What causes bad D1816 dielectric breakdown voltage values? The first article in this series will discuss the three standard methods that SDMyers is equipped to perform, and why we perform them for our customers. There are two standard methods from ASTM International: D877, Standard Test Method for Dielectric Breakdown Voltage of Insulating Liquids Using Disk Electrodes, and D1816, Standard Test Method for Dielectric Breakdown Voltage of Insulating Oils of Petroleum Origin Using VDE Electrodes.
There are very few organizations that are not concerned with following reliability best practices. It is more efficient and less expensive to prevent a breakdown than it is to fix something that breaks. Monitoring and data management are becoming ubiquitous in the industrial world, the utility world, and across most industries and sectors as we work towards a more reliable and interconnected future. Electric power systems have not been included in this shift away from break/fix and towards data-centric reliability, and what the future holds for organizations seeking best practices.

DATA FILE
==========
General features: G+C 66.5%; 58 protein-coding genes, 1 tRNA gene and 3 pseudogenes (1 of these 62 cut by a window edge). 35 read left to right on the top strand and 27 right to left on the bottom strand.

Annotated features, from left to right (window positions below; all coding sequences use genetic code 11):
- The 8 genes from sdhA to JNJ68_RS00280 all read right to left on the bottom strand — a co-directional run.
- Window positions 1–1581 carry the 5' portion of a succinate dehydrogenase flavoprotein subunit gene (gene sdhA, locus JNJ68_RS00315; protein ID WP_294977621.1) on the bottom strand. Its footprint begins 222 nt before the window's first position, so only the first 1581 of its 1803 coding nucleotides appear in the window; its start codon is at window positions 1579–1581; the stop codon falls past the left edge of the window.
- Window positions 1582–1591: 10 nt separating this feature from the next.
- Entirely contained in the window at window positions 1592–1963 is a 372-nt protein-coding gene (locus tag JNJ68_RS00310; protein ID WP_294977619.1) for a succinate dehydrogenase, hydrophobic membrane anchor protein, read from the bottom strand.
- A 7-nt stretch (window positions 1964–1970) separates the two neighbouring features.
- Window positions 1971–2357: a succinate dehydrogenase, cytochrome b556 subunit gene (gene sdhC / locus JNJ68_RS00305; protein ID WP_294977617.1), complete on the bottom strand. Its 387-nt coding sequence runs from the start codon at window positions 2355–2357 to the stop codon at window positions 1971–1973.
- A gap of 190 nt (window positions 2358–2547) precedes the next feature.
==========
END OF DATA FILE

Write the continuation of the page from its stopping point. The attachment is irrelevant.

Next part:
One of the most important functions of oil in a transformer is to protect the paper (solid insulation). As oil ages, it loses its ability to protect the paper from degradation. Aging also weakens the oil’s ability to act as a cooling medium and provide dielectric strength – ultimately protecting the transformer from failure. Through the aging process, chemical by-products build up in the oil and the paper, creating acid by-products and sludge. These decay products begin to affect the oil’s protective qualities almost immediately after they form, they begin to break down the molecular structure of the solid insulation.
Michel Duval developed the Duval Triangle, based on the use of three hydrocarbon gases, in the 1960s as a more accurate method of interpreting transformer oil testing results.